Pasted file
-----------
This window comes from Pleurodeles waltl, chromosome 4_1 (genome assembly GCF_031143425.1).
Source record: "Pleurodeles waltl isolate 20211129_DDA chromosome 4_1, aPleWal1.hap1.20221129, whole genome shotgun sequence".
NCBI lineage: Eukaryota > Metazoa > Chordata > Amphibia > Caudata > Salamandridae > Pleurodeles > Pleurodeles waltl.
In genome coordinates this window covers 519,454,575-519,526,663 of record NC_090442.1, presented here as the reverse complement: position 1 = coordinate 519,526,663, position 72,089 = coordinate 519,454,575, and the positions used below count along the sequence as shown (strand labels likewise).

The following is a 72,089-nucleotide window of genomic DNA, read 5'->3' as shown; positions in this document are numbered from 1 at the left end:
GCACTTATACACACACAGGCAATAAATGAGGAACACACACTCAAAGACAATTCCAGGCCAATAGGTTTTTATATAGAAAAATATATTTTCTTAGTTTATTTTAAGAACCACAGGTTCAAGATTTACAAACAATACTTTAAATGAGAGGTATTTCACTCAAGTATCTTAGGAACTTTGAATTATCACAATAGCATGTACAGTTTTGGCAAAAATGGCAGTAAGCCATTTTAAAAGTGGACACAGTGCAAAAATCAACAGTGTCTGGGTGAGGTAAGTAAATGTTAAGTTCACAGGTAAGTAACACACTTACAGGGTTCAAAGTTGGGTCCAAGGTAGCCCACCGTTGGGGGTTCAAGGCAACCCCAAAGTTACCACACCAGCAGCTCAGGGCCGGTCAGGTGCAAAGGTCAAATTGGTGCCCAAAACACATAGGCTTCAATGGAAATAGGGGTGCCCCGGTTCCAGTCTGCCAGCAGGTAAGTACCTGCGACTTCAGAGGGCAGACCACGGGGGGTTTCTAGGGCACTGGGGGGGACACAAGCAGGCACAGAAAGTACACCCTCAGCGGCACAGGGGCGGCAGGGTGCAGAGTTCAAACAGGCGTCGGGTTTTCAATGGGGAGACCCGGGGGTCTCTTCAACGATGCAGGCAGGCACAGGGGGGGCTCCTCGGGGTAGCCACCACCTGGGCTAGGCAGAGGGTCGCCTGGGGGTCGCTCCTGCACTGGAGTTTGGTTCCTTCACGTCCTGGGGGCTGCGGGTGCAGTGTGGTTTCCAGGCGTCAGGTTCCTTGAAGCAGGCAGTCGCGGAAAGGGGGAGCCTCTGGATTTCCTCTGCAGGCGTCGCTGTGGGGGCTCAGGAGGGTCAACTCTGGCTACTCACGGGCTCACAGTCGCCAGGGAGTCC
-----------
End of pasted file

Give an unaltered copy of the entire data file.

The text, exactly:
This window comes from Pleurodeles waltl, chromosome 4_1 (genome assembly GCF_031143425.1).
Source record: "Pleurodeles waltl isolate 20211129_DDA chromosome 4_1, aPleWal1.hap1.20221129, whole genome shotgun sequence".
NCBI lineage: Eukaryota > Metazoa > Chordata > Amphibia > Caudata > Salamandridae > Pleurodeles > Pleurodeles waltl.
In genome coordinates this window covers 519,454,575-519,526,663 of record NC_090442.1, presented here as the reverse complement: position 1 = coordinate 519,526,663, position 72,089 = coordinate 519,454,575, and the positions used below count along the sequence as shown (strand labels likewise).

The following is a 72,089-nucleotide window of genomic DNA, read 5'->3' as shown; positions in this document are numbered from 1 at the left end:
GCACTTATACACACACAGGCAATAAATGAGGAACACACACTCAAAGACAATTCCAGGCCAATAGGTTTTTATATAGAAAAATATATTTTCTTAGTTTATTTTAAGAACCACAGGTTCAAGATTTACAAACAATACTTTAAATGAGAGGTATTTCACTCAAGTATCTTAGGAACTTTGAATTATCACAATAGCATGTACAGTTTTGGCAAAAATGGCAGTAAGCCATTTTAAAAGTGGACACAGTGCAAAAATCAACAGTGTCTGGGTGAGGTAAGTAAATGTTAAGTTCACAGGTAAGTAACACACTTACAGGGTTCAAAGTTGGGTCCAAGGTAGCCCACCGTTGGGGGTTCAAGGCAACCCCAAAGTTACCACACCAGCAGCTCAGGGCCGGTCAGGTGCAAAGGTCAAATTGGTGCCCAAAACACATAGGCTTCAATGGAAATAGGGGTGCCCCGGTTCCAGTCTGCCAGCAGGTAAGTACCTGCGACTTCAGAGGGCAGACCACGGGGGGTTTCTAGGGCACTGGGGGGGACACAAGCAGGCACAGAAAGTACACCCTCAGCGGCACAGGGGCGGCAGGGTGCAGAGTTCAAACAGGCGTCGGGTTTTCAATGGGGAGACCCGGGGGTCTCTTCAACGATGCAGGCAGGCACAGGGGGGGCTCCTCGGGGTAGCCACCACCTGGGCTAGGCAGAGGGTCGCCTGGGGGTCGCTCCTGCACTGGAGTTTGGTTCCTTCACGTCCTGGGGGCTGCGGGTGCAGTGTGGTTTCCAGGCGTCAGGTTCCTTGAAGCAGGCAGTCGCGGAAAGGGGGAGCCTCTGGATTTCCTCTGCAGGCGTCGCTGTGGGGGCTCAGGAGGGTCAACTCTGGCTACTCACGGGCTCACAGTCGCCAGGGAGTCC